Trade to Teaching: Second Career or Second Phase?
By Barb Gustafson
As a part of doctoral-level research at the University of Saskatchewan, I surveyed trades instructors at three Western Canadian post-secondary institutions about their career transition from trades practice to teaching. The survey was followed up with focus groups for a qualitative-dominant mixed methods study that was completed in November 2014.
While questions of motivation and vocational identity were only part of the overall study, there were results emerging that relate to these aspects of work life and career counselling. I found that tradespeople are motivated primarily by intrinsic rewards such as a sense of continuity – wanting to carry on their trade – both through helping new practitioners learn as students, and through practicing their trade in a new way as teachers. They bring a strong sense of having already been a teacher, as a journeyperson who mentored apprentices while in trades practice, to this new role. With this motivation set and prior identification with the role of teacher, they reported viewing this career change as more of a second phase of a continuing career than as a second career. Moving into this new role of being a full-time teacher, they are frustrated when their previous skills and knowledge, and identification with teaching practice, are not considered relevant in the credential-conscious college setting.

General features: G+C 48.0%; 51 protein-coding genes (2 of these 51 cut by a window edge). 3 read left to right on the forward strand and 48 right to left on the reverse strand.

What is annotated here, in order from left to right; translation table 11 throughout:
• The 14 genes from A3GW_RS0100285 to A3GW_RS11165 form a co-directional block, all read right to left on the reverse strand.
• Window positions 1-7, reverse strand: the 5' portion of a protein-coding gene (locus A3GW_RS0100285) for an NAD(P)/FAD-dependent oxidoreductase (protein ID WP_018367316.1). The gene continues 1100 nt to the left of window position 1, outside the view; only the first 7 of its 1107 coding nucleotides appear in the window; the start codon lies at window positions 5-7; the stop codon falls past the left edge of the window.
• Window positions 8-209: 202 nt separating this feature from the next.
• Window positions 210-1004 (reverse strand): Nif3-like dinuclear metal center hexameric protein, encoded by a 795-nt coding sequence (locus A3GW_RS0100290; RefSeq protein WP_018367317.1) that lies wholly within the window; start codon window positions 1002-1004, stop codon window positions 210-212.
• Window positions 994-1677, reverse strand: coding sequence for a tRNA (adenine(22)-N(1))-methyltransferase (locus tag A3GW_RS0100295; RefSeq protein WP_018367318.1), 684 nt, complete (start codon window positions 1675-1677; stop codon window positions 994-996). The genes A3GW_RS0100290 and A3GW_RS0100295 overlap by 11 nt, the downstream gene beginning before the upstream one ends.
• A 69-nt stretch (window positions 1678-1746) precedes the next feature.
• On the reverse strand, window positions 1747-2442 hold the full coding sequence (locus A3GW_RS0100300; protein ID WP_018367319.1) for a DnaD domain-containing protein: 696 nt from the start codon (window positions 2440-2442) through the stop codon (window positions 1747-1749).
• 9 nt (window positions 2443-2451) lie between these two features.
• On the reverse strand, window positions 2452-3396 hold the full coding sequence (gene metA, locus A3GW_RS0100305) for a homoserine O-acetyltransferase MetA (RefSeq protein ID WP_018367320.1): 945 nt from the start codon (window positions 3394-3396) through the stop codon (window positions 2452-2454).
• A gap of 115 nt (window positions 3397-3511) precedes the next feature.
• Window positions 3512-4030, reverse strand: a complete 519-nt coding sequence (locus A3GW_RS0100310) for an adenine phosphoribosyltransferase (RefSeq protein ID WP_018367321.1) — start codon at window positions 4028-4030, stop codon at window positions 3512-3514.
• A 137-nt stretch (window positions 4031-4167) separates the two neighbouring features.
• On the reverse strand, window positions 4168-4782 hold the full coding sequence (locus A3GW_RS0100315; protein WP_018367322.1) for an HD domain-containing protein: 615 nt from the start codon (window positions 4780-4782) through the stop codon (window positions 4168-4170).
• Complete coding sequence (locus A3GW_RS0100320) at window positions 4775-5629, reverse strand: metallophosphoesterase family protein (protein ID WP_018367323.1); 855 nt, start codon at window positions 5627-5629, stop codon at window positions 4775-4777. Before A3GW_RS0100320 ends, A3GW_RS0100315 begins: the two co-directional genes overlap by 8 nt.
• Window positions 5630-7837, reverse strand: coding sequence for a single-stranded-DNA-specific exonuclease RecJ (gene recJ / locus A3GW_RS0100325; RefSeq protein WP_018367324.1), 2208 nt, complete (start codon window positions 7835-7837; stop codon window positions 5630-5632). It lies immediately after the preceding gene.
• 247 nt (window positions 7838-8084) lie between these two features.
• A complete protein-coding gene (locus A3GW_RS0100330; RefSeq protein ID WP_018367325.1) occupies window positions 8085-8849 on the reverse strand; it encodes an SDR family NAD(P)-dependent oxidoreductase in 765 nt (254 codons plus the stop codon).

Based on the results of this study, career counsellors may want to consider the influence of previous work and pre-existing vocational identity in advising clients as they look for new types of work. Human resource practitioners in colleges, in particular, may want to consider these factors in their recruitment efforts, as well as in the training provided to new teachers, so as to build on strengths. Acknowledging prior learning, as well as considering the embedded identity of teacher within trades, could help retain instructors in this high-demand field.
Barb Gustafson is a PhD candidate in Educational Administration at the University of Saskatchewan, Saskatoon, SK. She is also a faculty member at Saskatchewan Polytechnic, the province’s primary vocational and technical training provider.